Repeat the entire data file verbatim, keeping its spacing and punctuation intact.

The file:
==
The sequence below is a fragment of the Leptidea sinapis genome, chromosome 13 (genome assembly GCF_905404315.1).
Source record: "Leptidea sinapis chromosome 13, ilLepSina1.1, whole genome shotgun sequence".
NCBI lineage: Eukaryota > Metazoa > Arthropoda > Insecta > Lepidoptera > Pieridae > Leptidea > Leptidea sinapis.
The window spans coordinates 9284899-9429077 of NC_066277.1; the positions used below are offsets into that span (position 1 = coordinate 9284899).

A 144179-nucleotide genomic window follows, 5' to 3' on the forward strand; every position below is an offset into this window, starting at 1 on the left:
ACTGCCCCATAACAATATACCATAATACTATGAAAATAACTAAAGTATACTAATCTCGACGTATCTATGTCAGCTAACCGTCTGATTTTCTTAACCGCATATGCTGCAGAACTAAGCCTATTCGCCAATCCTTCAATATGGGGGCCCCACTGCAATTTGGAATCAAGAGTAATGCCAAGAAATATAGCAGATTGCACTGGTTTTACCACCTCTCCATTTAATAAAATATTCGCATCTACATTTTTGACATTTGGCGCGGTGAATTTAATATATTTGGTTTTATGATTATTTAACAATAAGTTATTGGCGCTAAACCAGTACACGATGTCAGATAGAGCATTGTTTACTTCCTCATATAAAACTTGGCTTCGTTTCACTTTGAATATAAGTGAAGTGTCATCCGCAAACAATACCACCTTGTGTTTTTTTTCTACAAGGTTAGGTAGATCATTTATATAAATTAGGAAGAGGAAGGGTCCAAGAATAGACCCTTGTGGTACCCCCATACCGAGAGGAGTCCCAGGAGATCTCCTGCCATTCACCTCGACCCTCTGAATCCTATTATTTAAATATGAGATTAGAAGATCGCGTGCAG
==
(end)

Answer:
The sequence below is a fragment of the Leptidea sinapis genome, chromosome 13 (genome assembly GCF_905404315.1).
Source record: "Leptidea sinapis chromosome 13, ilLepSina1.1, whole genome shotgun sequence".
NCBI lineage: Eukaryota > Metazoa > Arthropoda > Insecta > Lepidoptera > Pieridae > Leptidea > Leptidea sinapis.
The window spans coordinates 9284899-9429077 of NC_066277.1; the positions used below are offsets into that span (position 1 = coordinate 9284899).

A 144179-nucleotide genomic window follows, 5' to 3' on the forward strand; every position below is an offset into this window, starting at 1 on the left:
ACTGCCCCATAACAATATACCATAATACTATGAAAATAACTAAAGTATACTAATCTCGACGTATCTATGTCAGCTAACCGTCTGATTTTCTTAACCGCATATGCTGCAGAACTAAGCCTATTCGCCAATCCTTCAATATGGGGGCCCCACTGCAATTTGGAATCAAGAGTAATGCCAAGAAATATAGCAGATTGCACTGGTTTTACCACCTCTCCATTTAATAAAATATTCGCATCTACATTTTTGACATTTGGCGCGGTGAATTTAATATATTTGGTTTTATGATTATTTAACAATAAGTTATTGGCGCTAAACCAGTACACGATGTCAGATAGAGCATTGTTTACTTCCTCATATAAAACTTGGCTTCGTTTCACTTTGAATATAAGTGAAGTGTCATCCGCAAACAATACCACCTTGTGTTTTTTTTCTACAAGGTTAGGTAGATCATTTATATAAATTAGGAAGAGGAAGGGTCCAAGAATAGACCCTTGTGGTACCCCCATACCGAGAGGAGTCCCAGGAGATCTCCTGCCATTCACCTCGACCCTCTGAATCCTATTATTTAAATATGAGATTAGAAGATCGCGTGCAG